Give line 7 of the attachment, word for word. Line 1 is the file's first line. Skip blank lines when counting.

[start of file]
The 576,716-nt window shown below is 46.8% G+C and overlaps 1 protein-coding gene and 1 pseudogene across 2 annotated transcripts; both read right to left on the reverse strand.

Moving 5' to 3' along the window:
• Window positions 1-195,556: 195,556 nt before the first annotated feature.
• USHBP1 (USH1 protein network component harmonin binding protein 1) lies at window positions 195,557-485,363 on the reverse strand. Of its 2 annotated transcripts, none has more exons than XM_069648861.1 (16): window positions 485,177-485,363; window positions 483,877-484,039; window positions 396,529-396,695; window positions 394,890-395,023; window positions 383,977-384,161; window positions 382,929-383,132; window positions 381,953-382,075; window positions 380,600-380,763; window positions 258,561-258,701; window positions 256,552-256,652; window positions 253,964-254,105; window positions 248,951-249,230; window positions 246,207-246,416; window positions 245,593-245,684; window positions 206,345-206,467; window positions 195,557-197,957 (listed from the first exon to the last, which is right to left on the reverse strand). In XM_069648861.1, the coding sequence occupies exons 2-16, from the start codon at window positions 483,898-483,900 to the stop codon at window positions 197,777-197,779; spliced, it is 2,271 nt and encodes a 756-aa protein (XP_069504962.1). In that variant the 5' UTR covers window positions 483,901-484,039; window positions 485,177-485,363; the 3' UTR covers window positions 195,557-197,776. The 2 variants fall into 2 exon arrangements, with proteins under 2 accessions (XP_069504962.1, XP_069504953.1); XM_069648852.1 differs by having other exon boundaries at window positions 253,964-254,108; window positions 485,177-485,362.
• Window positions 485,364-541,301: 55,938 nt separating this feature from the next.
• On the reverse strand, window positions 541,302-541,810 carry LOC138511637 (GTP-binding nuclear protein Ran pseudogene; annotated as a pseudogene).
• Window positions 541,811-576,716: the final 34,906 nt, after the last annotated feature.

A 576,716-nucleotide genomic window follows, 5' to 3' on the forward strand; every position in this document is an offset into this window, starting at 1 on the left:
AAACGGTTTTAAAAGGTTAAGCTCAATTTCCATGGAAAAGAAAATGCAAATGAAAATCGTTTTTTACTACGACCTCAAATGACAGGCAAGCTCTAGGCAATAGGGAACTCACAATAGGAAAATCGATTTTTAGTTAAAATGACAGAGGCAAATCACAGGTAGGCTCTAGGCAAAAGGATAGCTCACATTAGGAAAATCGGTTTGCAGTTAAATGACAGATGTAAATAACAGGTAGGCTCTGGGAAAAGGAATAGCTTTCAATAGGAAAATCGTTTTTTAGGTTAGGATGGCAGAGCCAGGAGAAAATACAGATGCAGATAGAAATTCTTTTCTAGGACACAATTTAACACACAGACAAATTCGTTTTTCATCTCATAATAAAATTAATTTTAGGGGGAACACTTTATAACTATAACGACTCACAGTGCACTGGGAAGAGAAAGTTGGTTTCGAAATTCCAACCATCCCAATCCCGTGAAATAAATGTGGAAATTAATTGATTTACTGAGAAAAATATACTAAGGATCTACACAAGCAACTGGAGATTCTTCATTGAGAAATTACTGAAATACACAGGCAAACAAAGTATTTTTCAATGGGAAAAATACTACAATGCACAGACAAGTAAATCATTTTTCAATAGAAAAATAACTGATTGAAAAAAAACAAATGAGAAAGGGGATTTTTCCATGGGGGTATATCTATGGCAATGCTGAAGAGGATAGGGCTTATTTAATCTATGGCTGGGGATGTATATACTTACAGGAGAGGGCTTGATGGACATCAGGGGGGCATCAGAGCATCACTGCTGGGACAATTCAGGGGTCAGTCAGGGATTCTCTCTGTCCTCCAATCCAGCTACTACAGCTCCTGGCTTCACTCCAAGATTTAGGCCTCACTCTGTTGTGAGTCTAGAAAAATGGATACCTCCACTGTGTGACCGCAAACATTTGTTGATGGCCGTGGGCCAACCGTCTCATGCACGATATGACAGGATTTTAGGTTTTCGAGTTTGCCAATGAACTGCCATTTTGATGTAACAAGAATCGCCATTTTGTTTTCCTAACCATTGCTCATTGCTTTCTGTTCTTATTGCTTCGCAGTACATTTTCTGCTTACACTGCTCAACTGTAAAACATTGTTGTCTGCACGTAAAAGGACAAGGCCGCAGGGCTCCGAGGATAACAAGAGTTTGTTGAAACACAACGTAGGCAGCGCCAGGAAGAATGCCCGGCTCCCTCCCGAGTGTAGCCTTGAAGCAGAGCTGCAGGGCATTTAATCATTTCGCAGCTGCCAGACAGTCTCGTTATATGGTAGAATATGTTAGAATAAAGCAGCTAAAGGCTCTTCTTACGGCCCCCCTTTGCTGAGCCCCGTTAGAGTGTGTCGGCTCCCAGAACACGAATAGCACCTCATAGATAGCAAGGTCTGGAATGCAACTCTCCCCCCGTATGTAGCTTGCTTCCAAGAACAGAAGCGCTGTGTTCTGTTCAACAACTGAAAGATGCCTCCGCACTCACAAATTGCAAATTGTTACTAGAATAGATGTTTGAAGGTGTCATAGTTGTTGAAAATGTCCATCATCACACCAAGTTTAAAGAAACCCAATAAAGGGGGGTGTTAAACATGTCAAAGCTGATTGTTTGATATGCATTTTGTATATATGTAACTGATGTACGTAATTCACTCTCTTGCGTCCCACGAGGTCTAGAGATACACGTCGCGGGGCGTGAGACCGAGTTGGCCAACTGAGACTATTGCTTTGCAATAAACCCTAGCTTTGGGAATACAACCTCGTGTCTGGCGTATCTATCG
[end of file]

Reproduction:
• Window positions 541,811-576,716: the final 34,906 nt, after the last annotated feature.